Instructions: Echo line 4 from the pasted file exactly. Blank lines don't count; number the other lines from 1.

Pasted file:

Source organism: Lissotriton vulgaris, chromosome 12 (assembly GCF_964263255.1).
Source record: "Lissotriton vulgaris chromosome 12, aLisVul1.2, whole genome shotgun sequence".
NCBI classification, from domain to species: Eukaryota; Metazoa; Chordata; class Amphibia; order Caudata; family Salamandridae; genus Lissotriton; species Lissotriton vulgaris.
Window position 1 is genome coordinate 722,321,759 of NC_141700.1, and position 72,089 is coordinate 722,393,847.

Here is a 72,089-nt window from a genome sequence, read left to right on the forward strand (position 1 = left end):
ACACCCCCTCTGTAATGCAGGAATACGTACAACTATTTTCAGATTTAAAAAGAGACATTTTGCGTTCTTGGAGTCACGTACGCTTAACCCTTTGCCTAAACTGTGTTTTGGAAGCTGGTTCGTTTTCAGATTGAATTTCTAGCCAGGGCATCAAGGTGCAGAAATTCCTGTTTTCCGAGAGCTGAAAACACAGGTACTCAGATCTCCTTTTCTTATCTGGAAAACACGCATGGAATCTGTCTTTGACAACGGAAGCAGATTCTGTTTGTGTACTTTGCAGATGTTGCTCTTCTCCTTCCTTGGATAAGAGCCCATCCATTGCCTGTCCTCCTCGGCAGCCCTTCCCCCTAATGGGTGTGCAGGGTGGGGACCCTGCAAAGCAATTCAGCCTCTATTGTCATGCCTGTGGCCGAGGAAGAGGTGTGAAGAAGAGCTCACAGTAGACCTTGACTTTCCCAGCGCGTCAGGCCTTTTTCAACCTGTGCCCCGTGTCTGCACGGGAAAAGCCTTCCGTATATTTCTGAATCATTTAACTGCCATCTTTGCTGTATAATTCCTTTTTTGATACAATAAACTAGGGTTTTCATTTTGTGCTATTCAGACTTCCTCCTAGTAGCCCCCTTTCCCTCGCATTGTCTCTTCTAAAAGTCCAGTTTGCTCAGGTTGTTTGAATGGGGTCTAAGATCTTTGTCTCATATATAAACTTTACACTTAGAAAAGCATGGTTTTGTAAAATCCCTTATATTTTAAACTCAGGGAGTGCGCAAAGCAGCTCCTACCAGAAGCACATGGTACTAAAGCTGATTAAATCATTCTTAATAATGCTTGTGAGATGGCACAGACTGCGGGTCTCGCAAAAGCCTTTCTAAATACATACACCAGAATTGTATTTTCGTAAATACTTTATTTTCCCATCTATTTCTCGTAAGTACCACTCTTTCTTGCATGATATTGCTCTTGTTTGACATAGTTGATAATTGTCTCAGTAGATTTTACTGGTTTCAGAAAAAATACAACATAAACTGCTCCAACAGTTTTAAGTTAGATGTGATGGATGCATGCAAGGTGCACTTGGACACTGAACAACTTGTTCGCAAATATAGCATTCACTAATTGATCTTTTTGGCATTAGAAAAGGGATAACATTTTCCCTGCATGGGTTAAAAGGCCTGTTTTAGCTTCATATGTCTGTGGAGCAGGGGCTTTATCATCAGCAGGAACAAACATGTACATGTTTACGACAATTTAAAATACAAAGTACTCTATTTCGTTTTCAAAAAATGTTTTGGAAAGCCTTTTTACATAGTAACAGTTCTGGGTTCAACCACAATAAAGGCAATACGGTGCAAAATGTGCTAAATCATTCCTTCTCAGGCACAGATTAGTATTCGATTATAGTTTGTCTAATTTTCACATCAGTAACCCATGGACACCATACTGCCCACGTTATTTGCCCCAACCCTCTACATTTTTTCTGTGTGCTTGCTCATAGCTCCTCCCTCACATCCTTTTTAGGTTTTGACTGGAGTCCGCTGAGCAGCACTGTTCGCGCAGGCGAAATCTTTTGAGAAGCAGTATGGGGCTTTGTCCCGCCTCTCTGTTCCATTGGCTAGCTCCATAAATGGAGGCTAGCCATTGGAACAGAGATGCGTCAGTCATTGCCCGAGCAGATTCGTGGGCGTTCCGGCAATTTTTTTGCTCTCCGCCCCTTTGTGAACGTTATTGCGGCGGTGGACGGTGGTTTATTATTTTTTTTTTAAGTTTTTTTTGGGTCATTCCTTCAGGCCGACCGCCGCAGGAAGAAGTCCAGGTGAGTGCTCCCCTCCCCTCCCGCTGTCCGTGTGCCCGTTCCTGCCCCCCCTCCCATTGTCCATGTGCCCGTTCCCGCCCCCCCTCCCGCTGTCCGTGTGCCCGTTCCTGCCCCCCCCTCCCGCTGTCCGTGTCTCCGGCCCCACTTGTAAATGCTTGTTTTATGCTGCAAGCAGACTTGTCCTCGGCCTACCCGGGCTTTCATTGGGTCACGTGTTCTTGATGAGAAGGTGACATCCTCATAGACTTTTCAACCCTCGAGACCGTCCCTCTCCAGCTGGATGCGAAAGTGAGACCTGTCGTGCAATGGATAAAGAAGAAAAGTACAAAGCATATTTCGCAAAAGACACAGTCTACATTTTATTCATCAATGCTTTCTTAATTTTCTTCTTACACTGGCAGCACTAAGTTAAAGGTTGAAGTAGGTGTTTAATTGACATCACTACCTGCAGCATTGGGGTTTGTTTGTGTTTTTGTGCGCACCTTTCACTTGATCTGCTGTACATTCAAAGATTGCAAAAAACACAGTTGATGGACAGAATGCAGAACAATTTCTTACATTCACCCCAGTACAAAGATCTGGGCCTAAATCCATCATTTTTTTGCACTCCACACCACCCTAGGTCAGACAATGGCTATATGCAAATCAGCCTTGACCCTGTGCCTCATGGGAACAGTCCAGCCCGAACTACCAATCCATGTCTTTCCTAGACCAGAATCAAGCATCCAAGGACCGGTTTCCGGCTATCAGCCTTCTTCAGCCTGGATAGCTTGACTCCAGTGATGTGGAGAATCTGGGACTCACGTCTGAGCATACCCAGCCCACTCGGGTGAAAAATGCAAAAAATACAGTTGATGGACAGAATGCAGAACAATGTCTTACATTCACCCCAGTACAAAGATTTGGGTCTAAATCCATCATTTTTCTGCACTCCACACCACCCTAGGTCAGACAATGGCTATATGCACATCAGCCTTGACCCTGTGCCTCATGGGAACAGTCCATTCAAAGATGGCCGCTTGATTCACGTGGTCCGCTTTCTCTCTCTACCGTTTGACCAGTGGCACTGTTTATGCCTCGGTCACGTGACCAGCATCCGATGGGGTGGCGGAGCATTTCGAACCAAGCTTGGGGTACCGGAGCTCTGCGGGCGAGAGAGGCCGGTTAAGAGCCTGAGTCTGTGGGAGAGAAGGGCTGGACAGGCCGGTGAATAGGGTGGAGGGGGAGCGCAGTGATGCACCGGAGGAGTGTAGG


Window position 1 is genome coordinate 722,321,759 of NC_141700.1, and position 72,089 is coordinate 722,393,847.